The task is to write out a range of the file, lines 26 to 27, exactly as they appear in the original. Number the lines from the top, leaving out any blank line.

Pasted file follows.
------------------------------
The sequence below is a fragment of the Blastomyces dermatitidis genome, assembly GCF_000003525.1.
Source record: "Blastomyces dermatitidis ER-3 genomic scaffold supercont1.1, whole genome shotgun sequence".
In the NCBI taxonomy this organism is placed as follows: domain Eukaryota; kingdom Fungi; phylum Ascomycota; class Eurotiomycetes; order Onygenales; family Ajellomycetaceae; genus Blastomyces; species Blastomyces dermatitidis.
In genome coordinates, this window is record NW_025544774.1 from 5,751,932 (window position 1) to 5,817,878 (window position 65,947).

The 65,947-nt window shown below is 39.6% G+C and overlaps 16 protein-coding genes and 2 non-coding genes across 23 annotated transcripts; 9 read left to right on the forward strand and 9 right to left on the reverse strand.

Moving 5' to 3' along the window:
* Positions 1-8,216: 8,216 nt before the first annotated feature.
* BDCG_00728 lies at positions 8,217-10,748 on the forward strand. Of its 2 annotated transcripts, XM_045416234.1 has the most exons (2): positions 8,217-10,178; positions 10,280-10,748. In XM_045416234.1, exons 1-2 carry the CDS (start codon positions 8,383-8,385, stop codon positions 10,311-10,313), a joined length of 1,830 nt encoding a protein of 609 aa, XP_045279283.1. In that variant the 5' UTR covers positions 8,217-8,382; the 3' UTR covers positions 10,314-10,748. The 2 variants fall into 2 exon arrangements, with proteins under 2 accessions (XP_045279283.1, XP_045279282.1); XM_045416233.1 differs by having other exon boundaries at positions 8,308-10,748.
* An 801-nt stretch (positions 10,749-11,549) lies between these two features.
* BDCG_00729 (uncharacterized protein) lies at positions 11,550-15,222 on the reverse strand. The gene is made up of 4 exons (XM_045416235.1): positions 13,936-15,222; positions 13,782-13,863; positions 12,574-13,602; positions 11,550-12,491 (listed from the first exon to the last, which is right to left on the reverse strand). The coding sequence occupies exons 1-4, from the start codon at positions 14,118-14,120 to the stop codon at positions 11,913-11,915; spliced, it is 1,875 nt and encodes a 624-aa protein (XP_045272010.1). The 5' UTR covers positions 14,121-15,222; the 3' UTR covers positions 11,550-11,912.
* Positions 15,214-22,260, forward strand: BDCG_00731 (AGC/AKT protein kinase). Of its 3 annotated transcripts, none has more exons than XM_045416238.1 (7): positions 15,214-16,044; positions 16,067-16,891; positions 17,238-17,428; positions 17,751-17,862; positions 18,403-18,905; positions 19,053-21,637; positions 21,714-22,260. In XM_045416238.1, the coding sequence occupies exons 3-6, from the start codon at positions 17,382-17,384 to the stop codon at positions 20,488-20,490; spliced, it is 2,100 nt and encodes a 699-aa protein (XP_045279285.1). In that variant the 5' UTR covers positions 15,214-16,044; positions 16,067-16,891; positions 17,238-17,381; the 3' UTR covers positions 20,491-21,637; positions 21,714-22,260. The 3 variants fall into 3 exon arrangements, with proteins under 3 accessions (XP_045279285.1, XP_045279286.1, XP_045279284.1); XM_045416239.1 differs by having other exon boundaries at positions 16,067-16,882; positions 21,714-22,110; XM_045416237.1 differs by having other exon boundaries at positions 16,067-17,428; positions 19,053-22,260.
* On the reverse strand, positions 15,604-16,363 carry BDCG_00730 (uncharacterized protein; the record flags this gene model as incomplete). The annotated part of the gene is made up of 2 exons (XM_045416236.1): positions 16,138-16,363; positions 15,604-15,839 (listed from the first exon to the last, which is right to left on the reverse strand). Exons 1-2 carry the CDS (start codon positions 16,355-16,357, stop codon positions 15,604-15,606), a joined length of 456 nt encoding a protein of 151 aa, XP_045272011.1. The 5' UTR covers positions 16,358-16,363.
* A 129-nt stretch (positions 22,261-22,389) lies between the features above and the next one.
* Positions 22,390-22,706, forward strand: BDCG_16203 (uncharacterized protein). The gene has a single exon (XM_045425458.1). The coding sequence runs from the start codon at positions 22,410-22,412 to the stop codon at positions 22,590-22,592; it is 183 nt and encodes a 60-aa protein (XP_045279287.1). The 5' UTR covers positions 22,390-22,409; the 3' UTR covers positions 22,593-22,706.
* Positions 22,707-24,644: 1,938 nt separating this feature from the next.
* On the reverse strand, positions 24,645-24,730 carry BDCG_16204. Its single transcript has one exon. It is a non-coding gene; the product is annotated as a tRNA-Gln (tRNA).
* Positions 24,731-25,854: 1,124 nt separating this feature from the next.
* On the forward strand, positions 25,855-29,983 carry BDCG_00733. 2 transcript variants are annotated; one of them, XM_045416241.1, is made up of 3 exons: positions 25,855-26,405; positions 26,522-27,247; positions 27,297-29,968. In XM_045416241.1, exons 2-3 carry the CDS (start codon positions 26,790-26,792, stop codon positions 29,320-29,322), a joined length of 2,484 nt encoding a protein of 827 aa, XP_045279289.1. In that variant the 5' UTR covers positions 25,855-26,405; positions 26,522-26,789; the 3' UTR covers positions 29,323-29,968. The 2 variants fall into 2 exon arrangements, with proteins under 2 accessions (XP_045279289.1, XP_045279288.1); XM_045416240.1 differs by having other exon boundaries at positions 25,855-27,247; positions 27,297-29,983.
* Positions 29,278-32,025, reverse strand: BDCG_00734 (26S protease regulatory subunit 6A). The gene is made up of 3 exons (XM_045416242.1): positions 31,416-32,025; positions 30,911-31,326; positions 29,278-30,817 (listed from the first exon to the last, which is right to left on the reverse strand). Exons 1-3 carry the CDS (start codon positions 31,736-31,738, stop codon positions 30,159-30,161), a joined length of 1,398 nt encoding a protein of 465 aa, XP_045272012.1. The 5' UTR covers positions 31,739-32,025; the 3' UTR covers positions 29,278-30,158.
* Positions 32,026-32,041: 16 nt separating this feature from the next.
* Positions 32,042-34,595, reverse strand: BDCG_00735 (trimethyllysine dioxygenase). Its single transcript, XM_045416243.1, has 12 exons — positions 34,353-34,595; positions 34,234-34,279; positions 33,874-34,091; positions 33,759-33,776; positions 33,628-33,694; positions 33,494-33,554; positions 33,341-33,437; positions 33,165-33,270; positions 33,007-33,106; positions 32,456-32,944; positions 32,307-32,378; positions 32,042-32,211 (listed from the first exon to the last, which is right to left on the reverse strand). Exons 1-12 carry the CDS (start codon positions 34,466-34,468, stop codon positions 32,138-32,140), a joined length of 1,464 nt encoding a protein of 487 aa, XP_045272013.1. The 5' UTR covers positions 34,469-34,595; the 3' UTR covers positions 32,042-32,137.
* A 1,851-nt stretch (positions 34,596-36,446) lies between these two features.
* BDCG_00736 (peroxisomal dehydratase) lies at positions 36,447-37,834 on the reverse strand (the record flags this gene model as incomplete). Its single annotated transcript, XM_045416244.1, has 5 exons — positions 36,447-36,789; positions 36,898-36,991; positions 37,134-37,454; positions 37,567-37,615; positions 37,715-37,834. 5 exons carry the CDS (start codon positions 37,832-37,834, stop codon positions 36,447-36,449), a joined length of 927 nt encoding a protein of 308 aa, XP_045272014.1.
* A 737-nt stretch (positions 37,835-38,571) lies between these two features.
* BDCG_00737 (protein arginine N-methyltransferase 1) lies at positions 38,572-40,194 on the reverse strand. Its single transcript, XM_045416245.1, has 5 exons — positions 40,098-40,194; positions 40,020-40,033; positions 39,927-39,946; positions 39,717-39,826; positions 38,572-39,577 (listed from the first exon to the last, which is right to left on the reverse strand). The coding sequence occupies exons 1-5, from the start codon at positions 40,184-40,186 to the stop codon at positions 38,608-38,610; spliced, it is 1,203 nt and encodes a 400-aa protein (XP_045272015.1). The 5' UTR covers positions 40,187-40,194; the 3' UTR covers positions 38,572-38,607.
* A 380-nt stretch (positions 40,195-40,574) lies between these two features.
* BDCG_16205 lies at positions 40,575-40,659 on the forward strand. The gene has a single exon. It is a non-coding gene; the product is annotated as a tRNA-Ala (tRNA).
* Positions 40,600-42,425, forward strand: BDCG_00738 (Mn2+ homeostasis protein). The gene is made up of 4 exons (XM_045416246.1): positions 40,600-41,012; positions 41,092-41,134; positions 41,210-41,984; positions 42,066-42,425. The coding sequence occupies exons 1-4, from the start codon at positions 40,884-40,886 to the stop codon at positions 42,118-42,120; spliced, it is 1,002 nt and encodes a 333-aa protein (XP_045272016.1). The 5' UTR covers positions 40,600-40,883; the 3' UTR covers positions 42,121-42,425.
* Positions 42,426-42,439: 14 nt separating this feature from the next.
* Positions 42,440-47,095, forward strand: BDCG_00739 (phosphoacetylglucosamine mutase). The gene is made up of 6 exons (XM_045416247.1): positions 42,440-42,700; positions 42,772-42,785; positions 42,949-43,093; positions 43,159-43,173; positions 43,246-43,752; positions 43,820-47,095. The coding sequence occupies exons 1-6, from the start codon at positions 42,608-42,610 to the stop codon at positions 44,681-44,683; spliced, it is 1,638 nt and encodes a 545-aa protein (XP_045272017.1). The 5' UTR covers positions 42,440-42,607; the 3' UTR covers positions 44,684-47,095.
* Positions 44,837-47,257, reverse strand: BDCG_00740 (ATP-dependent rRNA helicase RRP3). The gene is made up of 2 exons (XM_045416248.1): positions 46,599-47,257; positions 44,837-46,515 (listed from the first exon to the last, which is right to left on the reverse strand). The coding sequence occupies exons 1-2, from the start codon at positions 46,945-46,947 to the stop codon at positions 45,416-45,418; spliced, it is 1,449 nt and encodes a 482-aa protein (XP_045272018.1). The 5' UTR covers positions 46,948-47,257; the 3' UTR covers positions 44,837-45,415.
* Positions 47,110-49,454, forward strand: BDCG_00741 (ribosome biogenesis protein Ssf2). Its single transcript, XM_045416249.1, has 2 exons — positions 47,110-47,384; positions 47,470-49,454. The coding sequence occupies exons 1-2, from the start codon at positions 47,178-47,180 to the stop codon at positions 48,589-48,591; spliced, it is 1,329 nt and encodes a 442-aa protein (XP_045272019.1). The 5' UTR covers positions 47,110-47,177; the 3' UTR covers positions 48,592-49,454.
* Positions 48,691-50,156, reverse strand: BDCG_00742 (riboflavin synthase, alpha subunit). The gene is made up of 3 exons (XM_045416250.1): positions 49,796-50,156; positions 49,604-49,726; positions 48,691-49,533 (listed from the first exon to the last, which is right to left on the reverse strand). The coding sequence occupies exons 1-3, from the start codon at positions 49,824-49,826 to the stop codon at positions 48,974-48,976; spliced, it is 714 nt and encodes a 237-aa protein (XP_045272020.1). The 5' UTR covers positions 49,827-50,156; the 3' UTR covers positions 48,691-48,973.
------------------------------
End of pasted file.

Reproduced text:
* A 380-nt stretch (positions 40,195-40,574) lies between these two features.
* BDCG_16205 lies at positions 40,575-40,659 on the forward strand. The gene has a single exon. It is a non-coding gene; the product is annotated as a tRNA-Ala (tRNA).